We are not using the name "Body of Christ" figuratively in either case. We mean “Body of Christ” in the most basic sense of the word. We believe that the Holy Communion in the form of bread and wine are the actual Body and Blood of Christ.
So what does all of this mean for each of us personally?.....
As St Peter wrote, the Son of God took on flesh and became man to make us partakers of the divine nature (II Peter- 1:4), to free us from sin and death, and to make us immortal.
When we unite ourselves with Christ, through Him we are united to one another in one Church.
Therefore, as people who have been united to Jesus Christ, we must also be His instrument for the fulfillment of His will, and become a part of the Body of Christ – in doing so we become stewards of the Incarnation.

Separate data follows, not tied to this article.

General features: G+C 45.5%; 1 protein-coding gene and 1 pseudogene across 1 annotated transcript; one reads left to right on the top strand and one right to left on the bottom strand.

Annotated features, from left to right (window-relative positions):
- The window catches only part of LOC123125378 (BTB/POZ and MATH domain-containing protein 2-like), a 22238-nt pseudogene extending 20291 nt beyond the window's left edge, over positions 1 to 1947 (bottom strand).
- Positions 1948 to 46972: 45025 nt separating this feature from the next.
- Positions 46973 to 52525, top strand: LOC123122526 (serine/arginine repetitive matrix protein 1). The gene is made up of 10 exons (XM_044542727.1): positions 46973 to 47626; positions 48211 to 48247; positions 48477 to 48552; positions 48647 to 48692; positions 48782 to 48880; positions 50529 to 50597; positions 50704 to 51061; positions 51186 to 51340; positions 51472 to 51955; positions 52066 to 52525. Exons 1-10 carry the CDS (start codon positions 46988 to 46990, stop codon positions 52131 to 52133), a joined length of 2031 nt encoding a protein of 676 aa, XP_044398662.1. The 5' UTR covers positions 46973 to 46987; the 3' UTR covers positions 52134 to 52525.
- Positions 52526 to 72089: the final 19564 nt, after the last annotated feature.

We are united with the Body of Christ in the mystery of Holy Communion. The true Body and the true Blood of Christ which we receive in Holy Communion become a part of the great Body of Christ. But for this to take place, we receive Holy Communion with piety, love and readiness to serve Him, unite with Him and become instruments of His divine will.
When we receive Holy Communion, we are drawn out of ourselves and embrace our mission of stewardship, service and evangelization. We carry within us the fire of God’s love that has the power to renew all things.
Our task – as members of the Church is to see Stewardship as a way of life, and to help others to better understand the true meaning of Holy Communion.
This responsibility goes far beyond the Stewardship committee – All in ministry, all in teaching, all in leadership, all who bring their children to participate in programs, all who walk through these doors – all must be committed to this effort.
As true stewards of the Body of Christ, we understand the power of our Stewardship to revitalize the Church.